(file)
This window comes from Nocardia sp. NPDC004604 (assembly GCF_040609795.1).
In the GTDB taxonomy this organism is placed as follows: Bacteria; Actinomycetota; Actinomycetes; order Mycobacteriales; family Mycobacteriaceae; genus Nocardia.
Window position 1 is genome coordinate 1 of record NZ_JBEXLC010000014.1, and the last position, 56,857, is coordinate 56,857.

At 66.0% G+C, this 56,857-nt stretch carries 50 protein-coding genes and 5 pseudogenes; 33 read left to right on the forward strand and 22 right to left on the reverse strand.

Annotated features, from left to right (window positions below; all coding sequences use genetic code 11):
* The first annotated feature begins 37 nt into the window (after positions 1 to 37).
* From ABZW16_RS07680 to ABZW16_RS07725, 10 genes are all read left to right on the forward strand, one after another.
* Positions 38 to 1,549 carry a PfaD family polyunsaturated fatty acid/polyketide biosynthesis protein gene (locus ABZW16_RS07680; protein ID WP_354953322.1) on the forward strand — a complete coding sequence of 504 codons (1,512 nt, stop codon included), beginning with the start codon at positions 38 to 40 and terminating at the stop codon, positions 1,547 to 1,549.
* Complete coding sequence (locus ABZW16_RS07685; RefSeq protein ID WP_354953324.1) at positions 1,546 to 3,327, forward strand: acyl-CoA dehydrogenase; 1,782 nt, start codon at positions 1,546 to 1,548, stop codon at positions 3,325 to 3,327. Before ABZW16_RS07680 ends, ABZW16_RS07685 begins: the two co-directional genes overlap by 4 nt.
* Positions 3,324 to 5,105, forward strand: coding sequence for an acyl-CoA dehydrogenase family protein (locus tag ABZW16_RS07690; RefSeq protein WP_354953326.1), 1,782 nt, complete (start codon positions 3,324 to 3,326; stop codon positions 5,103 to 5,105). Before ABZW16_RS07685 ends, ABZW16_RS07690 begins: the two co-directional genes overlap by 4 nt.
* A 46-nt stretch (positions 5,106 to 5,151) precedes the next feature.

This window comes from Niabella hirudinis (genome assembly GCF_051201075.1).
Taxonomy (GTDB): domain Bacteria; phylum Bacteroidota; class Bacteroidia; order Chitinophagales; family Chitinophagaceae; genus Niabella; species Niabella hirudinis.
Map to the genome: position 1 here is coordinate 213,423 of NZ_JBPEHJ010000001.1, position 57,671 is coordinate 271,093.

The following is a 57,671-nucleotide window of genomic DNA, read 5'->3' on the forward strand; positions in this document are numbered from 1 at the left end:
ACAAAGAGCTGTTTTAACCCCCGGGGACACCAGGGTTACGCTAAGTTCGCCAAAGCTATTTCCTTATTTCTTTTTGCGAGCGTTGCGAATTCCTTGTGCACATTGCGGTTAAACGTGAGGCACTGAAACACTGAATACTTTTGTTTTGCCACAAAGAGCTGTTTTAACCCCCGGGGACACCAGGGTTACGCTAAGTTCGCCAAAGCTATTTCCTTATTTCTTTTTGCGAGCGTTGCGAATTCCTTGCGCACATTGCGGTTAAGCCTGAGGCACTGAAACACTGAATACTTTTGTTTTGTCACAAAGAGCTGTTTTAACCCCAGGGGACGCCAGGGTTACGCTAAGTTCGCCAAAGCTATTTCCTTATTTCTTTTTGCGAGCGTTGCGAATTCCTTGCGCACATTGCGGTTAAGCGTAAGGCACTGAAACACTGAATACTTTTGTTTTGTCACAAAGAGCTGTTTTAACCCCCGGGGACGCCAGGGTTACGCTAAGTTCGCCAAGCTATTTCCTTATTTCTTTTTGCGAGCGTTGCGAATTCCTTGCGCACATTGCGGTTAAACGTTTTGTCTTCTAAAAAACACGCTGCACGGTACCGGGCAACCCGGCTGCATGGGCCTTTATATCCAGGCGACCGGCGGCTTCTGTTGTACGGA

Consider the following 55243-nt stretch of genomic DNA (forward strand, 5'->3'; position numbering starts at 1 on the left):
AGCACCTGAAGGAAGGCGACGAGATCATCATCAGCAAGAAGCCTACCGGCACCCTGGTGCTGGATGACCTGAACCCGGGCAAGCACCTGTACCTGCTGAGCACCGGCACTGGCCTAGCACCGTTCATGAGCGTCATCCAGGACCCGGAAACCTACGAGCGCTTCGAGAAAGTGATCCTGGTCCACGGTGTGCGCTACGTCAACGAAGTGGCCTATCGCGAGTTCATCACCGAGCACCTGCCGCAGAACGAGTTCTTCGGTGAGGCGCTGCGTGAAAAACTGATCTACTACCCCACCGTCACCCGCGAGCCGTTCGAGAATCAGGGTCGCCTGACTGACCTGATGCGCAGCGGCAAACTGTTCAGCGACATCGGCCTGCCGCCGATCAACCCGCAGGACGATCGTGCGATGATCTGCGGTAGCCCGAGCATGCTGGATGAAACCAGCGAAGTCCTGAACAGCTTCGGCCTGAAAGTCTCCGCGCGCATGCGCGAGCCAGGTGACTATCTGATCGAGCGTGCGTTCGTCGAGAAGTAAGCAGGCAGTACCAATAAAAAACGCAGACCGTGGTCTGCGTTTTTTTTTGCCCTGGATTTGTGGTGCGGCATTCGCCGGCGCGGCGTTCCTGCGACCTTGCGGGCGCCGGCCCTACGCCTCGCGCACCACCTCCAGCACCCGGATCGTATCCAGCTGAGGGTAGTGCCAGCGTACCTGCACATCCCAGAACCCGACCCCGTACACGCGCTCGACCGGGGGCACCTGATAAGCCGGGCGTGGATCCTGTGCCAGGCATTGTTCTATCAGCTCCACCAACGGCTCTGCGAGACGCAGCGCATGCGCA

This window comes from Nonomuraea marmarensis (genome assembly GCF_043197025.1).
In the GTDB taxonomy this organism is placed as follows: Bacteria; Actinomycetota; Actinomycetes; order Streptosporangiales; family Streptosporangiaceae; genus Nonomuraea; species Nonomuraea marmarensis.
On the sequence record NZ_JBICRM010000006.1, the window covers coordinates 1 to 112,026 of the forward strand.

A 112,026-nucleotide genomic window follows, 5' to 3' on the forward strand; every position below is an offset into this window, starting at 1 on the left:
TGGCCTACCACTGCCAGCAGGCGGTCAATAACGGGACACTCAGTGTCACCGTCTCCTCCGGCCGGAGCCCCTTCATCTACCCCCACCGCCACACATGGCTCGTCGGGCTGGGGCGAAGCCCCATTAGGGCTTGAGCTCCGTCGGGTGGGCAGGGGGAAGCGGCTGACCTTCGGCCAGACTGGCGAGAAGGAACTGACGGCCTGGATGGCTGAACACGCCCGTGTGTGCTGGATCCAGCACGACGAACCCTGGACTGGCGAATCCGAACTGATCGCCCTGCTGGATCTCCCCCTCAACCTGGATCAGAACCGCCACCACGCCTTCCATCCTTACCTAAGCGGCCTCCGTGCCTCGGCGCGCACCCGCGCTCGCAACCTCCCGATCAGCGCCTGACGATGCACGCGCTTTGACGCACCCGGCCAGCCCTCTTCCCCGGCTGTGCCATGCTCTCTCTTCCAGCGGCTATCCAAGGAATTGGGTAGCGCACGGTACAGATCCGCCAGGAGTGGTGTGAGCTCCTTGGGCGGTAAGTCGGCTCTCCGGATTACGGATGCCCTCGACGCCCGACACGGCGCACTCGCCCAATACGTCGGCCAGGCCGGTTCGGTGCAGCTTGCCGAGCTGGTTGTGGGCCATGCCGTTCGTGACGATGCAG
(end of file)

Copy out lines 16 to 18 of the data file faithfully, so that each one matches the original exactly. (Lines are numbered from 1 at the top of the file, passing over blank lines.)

ACAAAGAGCTGTTTTAACCCCCGGGGACACCAGGGTTACGCTAAGTTCGCCAAAGCTATTTCCTTATTTCTTTTTGCGAGCGTTGCGAATTCCTTGTGCACATTGCGGTTAAACGTGAGGCACTGAAACACTGAATACTTTTGTTTTGCCACAAAGAGCTGTTTTAACCCCCGGGGACACCAGGGTTACGCTAAGTTCGCCAAAGCTATTTCCTTATTTCTTTTTGCGAGCGTTGCGAATTCCTTGCGCACATTGCGGTTAAGCCTGAGGCACTGAAACACTGAATACTTTTGTTTTGTCACAAAGAGCTGTTTTAACCCCAGGGGACGCCAGGGTTACGCTAAGTTCGCCAAAGCTATTTCCTTATTTCTTTTTGCGAGCGTTGCGAATTCCTTGCGCACATTGCGGTTAAGCGTAAGGCACTGAAACACTGAATACTTTTGTTTTGTCACAAAGAGCTGTTTTAACCCCCGGGGACGCCAGGGTTACGCTAAGTTCGCCAAGCTATTTCCTTATTTCTTTTTGCGAGCGTTGCGAATTCCTTGCGCACATTGCGGTTAAACGTTTTGTCTTCTAAAAAACACGCTGCACGGTACCGGGCAACCCGGCTGCATGGGCCTTTATATCCAGGCGACCGGCGGCTTCTGTTGTACGGA

Consider the following 55243-nt stretch of genomic DNA (forward strand, 5'->3'; position numbering starts at 1 on the left):
AGCACCTGAAGGAAGGCGACGAGATCATCATCAGCAAGAAGCCTACCGGCACCCTGGTGCTGGATGACCTGAACCCGGGCAAGCACCTGTACCTGCTGAGCACCGGCACTGGCCTAGCACCGTTCATGAGCGTCATCCAGGACCCGGAAACCTACGAGCGCTTCGAGAAAGTGATCCTGGTCCACGGTGTGCGCTACGTCAACGAAGTGGCCTATCGCGAGTTCATCACCGAGCACCTGCCGCAGAACGAGTTCTTCGGTGAGGCGCTGCGTGAAAAACTGATCTACTACCCCACCGTCACCCGCGAGCCGTTCGAGAATCAGGGTCGCCTGACTGACCTGATGCGCAGCGGCAAACTGTTCAGCGACATCGGCCTGCCGCCGATCAACCCGCAGGACGATCGTGCGATGATCTGCGGTAGCCCGAGCATGCTGGATGAAACCAGCGAAGTCCTGAACAGCTTCGGCCTGAAAGTCTCCGCGCGCATGCGCGAGCCAGGTGACTATCTGATCGAGCGTGCGTTCGTCGAGAAGTAAGCAGGCAGTACCAATAAAAAACGCAGACCGTGGTCTGCGTTTTTTTTTGCCCTGGATTTGTGGTGCGGCATTCGCCGGCGCGGCGTTCCTGCGACCTTGCGGGCGCCGGCCCTACGCCTCGCGCACCACCTCCAGCACCCGGATCGTATCCAGCTGAGGGTAGTGCCAGCGTACCTGCACATCCCAGAACCCGACCCCGTACACGCGCTCGACCGGGGGCACCTGATAAGCCGGGCGTGGATCCTGTGCCAGGCATTGTTCTATCAGCTCCACCAACGGCTCTGCGAGACGCAGCGCATGCGCA